Data on mental health improvement after cardiac rehabilitation (CR) are contradictory. The aim was to examine the mental and psycho-social health of patients admitted to our rehabilitation center following hospital treatment for acute coronary syndrome, before and after multidisciplinary CR.
Outcome was measured at admission and discharge by the 36-Item Short Form Survey (SF-36), the Symptom Checklist-90 Revised (SCL-90R), the Coping Strategy Questionnaire (CSQ) and the 6-min-walking distance test. The patients’ health status was compared with norms of sex-, age- and comorbidity-matched data from the German general population. Score differences from norms were measured by standardized mean differences (SMDs); health changes were quantified by standardized effect sizes (ESs). Their importance for comprehensive assessment was quantified by explorative factor analysis.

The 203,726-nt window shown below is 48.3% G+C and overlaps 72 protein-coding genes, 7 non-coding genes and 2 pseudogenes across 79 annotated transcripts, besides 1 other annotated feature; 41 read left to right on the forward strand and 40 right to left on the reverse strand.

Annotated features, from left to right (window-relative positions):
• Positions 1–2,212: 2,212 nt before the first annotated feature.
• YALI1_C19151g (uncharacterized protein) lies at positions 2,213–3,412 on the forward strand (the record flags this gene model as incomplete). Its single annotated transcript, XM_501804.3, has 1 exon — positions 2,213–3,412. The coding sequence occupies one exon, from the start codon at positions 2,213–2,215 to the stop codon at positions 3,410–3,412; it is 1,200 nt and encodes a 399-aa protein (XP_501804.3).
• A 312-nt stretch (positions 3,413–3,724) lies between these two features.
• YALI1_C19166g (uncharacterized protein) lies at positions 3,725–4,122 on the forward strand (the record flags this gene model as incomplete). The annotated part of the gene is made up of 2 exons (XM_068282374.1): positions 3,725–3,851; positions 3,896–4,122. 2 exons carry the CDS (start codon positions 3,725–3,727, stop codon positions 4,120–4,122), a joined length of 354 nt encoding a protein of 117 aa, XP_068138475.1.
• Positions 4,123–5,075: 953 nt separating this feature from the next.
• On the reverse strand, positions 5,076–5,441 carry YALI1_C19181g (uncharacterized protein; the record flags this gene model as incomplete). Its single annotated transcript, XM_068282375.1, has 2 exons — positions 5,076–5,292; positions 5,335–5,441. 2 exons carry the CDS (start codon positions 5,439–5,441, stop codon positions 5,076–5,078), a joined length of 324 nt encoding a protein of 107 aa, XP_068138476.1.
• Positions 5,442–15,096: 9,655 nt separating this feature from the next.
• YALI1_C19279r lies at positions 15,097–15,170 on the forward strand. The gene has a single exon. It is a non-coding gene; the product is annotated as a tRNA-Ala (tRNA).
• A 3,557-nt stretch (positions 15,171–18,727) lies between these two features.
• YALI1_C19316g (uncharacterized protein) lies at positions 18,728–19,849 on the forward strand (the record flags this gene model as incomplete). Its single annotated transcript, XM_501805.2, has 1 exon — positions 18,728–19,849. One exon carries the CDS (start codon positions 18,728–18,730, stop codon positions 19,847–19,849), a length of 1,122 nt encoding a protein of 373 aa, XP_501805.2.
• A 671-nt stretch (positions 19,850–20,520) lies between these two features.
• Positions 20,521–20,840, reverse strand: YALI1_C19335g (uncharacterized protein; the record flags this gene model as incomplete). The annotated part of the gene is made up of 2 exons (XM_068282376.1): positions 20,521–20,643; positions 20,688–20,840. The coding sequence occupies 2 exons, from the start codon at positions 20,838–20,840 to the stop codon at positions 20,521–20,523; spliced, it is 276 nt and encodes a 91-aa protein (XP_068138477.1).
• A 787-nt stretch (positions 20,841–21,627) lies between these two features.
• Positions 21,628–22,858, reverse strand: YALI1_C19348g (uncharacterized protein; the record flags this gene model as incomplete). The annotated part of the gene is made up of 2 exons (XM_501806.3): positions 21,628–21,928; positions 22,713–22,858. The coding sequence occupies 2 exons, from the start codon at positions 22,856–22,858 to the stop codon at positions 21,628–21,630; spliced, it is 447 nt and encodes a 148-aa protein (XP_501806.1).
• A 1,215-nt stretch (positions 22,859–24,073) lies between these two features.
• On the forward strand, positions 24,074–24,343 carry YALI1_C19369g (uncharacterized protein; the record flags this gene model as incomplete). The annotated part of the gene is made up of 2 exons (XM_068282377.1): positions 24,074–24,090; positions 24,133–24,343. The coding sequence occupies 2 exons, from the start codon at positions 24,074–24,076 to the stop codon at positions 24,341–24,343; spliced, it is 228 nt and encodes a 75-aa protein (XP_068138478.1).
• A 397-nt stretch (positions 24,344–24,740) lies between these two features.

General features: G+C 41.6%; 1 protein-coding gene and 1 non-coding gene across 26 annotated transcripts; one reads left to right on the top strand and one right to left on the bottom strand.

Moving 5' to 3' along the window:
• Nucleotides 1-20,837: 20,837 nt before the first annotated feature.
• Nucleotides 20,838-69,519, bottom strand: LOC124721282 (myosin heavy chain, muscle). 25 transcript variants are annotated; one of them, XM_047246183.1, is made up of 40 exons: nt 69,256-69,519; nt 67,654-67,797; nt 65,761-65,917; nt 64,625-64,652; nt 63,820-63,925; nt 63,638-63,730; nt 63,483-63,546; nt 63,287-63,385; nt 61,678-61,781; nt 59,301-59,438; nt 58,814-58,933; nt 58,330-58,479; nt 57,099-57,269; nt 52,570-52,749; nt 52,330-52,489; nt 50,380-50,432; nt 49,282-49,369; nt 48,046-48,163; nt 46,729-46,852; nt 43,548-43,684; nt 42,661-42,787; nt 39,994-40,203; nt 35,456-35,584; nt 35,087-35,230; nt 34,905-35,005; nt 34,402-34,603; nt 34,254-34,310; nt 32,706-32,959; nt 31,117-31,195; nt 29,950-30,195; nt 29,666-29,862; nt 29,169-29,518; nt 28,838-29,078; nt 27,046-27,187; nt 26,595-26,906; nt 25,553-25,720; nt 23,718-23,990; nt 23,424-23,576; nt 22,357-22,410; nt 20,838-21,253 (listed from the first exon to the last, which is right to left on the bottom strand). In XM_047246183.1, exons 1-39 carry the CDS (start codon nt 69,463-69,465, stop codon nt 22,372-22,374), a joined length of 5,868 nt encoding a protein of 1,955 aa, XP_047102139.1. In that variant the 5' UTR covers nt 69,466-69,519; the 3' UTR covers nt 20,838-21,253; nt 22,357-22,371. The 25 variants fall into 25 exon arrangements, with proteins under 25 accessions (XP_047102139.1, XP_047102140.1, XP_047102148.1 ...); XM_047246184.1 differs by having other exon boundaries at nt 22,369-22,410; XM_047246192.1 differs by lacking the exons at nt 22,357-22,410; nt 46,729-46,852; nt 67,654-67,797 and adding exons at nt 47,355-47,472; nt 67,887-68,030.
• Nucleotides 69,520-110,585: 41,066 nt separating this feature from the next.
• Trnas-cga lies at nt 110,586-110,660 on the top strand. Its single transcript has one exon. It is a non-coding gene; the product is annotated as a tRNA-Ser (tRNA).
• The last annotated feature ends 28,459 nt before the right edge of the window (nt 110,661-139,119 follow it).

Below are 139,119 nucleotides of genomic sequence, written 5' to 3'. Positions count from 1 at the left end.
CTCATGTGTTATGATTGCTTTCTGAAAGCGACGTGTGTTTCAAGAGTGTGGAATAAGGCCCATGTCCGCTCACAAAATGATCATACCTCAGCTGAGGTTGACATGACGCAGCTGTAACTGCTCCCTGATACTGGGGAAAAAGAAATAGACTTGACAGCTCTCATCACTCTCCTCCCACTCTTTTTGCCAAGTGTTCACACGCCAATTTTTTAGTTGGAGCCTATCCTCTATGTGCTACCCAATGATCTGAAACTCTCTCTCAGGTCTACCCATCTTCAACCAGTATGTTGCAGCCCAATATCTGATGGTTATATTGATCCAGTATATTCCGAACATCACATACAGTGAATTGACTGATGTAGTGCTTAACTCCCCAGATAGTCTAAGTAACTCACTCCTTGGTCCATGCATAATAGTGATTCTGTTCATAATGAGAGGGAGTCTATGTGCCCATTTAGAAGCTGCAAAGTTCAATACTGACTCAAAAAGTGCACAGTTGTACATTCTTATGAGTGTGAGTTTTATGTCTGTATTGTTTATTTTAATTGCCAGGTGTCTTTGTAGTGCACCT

Of n = 70 patients followed-up (male: 79%; mean age: 66.6 years), 79% had ≥ 3 comorbidities. At baseline, SF-36 Physical functioning (SMD = − 0.75), Role physical (− 0.90), Social functioning (SMD = − 0.44), and Role emotional (SMD = − 0.45) were significantly worse than the norm. After CR, almost all scores significantly improved by ES = 0.23 (SCL-90R Interpersonal sensitivity) to 1.04 (SF-36 Physical functioning). The strongest factor (up to 41.1% explained variance) for health state and change was the mental health domain, followed by function & pain (up to 26.3%).
Normative deficits in physical and psycho-social health were reported at baseline. After CR, at follow-up, all scores, except phobia, showed significant improvement. The comprehensive measurement of bio-psycho-social health should not be limited to depression and anxiety but include, especially, the somatization and social participation dimensions.